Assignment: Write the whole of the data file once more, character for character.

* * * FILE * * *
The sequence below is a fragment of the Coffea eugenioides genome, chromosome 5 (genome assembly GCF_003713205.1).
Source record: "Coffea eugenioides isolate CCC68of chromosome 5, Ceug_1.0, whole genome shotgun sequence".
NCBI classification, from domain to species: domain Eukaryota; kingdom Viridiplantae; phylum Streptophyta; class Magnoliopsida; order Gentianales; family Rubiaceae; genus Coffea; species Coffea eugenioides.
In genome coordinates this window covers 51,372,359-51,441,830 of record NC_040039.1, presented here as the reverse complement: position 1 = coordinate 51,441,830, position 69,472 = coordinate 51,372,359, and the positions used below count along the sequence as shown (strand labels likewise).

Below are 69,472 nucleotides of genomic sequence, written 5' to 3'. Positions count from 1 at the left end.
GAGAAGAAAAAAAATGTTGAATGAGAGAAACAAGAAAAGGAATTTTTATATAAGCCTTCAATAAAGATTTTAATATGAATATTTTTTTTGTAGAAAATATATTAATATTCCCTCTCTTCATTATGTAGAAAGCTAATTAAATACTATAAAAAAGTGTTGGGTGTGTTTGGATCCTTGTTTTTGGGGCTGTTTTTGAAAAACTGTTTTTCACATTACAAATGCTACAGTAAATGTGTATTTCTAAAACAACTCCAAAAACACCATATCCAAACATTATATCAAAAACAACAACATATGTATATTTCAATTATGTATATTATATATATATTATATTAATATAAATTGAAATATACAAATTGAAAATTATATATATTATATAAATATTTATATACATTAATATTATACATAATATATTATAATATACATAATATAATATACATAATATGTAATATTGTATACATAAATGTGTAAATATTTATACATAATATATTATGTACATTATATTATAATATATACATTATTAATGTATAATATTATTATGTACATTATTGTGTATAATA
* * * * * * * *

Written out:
The sequence below is a fragment of the Coffea eugenioides genome, chromosome 5 (genome assembly GCF_003713205.1).
Source record: "Coffea eugenioides isolate CCC68of chromosome 5, Ceug_1.0, whole genome shotgun sequence".
NCBI classification, from domain to species: domain Eukaryota; kingdom Viridiplantae; phylum Streptophyta; class Magnoliopsida; order Gentianales; family Rubiaceae; genus Coffea; species Coffea eugenioides.
In genome coordinates this window covers 51,372,359-51,441,830 of record NC_040039.1, presented here as the reverse complement: position 1 = coordinate 51,441,830, position 69,472 = coordinate 51,372,359, and the positions used below count along the sequence as shown (strand labels likewise).

Below are 69,472 nucleotides of genomic sequence, written 5' to 3'. Positions count from 1 at the left end.
GAGAAGAAAAAAAATGTTGAATGAGAGAAACAAGAAAAGGAATTTTTATATAAGCCTTCAATAAAGATTTTAATATGAATATTTTTTTTGTAGAAAATATATTAATATTCCCTCTCTTCATTATGTAGAAAGCTAATTAAATACTATAAAAAAGTGTTGGGTGTGTTTGGATCCTTGTTTTTGGGGCTGTTTTTGAAAAACTGTTTTTCACATTACAAATGCTACAGTAAATGTGTATTTCTAAAACAACTCCAAAAACACCATATCCAAACATTATATCAAAAACAACAACATATGTATATTTCAATTATGTATATTATATATATATTATATTAATATAAATTGAAATATACAAATTGAAAATTATATATATTATATAAATATTTATATACATTAATATTATACATAATATATTATAATATACATAATATAATATACATAATATGTAATATTGTATACATAAATGTGTAAATATTTATACATAATATATTATGTACATTATATTATAATATATACATTATTAATGTATAATATTATTATGTACATTATTGTGTATAATA